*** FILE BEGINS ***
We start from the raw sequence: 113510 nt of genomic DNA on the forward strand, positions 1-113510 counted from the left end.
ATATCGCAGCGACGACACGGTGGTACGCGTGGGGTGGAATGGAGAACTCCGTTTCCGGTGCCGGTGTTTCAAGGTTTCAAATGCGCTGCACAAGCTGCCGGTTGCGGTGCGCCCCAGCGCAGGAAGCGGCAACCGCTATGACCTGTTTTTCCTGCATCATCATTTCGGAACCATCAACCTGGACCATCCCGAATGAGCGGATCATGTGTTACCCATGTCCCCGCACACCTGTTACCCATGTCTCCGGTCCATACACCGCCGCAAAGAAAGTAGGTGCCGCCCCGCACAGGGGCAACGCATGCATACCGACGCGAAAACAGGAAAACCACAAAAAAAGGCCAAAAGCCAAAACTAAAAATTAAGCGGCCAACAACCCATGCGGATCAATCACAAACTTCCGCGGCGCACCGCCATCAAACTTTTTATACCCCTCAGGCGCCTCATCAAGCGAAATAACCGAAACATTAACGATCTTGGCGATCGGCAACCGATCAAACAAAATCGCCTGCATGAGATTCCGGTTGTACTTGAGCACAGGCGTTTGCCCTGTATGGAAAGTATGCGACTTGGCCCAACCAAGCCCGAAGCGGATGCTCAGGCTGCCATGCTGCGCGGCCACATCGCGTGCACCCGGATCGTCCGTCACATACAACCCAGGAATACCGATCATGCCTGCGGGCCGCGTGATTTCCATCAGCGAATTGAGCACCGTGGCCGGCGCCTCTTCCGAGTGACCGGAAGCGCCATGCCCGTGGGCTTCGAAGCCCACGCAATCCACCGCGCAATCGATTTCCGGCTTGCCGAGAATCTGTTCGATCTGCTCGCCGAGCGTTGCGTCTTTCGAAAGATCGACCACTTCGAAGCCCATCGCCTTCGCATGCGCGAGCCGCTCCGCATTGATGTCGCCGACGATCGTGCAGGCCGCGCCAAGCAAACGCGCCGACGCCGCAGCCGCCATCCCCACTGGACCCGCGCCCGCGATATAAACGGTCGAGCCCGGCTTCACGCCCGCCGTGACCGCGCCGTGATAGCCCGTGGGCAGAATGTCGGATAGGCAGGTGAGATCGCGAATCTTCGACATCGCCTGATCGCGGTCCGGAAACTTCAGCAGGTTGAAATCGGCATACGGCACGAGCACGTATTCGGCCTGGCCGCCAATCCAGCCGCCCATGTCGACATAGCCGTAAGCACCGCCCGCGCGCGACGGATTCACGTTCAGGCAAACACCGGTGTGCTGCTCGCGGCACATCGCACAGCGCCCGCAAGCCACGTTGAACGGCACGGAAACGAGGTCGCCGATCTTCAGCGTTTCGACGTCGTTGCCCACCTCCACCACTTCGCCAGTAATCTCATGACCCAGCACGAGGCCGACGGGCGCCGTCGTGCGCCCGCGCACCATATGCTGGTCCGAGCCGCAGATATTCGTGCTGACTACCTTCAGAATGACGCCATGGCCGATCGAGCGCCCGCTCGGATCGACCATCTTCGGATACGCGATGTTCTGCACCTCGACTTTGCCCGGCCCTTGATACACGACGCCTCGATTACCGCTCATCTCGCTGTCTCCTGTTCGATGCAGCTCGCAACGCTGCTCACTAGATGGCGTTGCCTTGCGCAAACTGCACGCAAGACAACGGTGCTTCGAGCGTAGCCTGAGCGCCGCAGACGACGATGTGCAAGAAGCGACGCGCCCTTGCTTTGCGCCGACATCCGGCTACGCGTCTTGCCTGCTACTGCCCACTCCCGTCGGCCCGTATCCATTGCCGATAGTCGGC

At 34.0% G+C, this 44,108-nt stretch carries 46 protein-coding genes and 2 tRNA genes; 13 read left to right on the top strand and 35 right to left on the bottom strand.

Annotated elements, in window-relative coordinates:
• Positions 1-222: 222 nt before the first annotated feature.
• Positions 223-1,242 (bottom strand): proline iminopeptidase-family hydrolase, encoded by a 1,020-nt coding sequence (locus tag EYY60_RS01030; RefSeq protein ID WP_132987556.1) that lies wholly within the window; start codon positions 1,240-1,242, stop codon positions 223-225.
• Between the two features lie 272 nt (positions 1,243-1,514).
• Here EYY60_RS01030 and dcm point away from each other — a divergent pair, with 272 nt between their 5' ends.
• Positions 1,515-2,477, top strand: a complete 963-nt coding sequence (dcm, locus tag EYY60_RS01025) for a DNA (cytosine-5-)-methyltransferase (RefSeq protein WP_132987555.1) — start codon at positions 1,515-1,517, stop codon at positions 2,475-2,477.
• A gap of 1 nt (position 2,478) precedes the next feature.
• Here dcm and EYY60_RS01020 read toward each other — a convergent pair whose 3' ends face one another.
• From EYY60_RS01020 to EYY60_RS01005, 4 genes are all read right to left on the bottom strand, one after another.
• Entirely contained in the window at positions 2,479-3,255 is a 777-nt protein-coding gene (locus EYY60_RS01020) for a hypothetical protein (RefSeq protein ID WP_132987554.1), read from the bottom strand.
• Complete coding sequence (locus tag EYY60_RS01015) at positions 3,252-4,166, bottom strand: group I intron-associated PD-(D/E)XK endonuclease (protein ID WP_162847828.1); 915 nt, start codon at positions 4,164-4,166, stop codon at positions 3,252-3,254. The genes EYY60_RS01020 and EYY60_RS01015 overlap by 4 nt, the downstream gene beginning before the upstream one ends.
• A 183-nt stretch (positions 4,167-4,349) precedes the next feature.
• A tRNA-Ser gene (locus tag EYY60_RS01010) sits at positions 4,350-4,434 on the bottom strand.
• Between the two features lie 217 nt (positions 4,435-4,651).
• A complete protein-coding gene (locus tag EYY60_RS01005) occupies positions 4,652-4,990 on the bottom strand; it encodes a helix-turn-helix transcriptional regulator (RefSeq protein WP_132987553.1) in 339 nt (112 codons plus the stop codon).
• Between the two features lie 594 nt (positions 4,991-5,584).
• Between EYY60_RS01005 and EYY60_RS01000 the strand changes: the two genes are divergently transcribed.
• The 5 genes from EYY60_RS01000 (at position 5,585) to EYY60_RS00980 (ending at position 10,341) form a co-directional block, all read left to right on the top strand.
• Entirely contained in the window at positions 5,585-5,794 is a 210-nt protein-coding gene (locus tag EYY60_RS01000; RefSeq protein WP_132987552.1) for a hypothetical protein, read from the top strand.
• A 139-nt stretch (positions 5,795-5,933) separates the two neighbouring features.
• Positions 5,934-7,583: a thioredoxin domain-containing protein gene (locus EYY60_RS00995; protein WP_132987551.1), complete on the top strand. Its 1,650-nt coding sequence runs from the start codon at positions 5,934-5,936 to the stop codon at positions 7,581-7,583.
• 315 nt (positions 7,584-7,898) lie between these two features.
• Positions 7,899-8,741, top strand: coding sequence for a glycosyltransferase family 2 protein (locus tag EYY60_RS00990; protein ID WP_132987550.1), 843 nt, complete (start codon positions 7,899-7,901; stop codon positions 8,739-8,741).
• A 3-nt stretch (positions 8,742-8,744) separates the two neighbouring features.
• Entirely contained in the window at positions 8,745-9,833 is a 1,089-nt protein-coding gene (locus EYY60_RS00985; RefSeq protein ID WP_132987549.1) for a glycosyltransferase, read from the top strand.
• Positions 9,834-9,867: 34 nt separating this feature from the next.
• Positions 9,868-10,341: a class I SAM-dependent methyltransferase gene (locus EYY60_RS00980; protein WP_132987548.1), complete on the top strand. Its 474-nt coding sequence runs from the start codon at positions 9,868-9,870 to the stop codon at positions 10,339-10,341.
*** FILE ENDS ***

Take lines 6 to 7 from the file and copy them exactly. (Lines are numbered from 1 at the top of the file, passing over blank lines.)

• Positions 223-1,242 (bottom strand): proline iminopeptidase-family hydrolase, encoded by a 1,020-nt coding sequence (locus tag EYY60_RS01030; RefSeq protein ID WP_132987556.1) that lies wholly within the window; start codon positions 1,240-1,242, stop codon positions 223-225.
• Between the two features lie 272 nt (positions 1,243-1,514).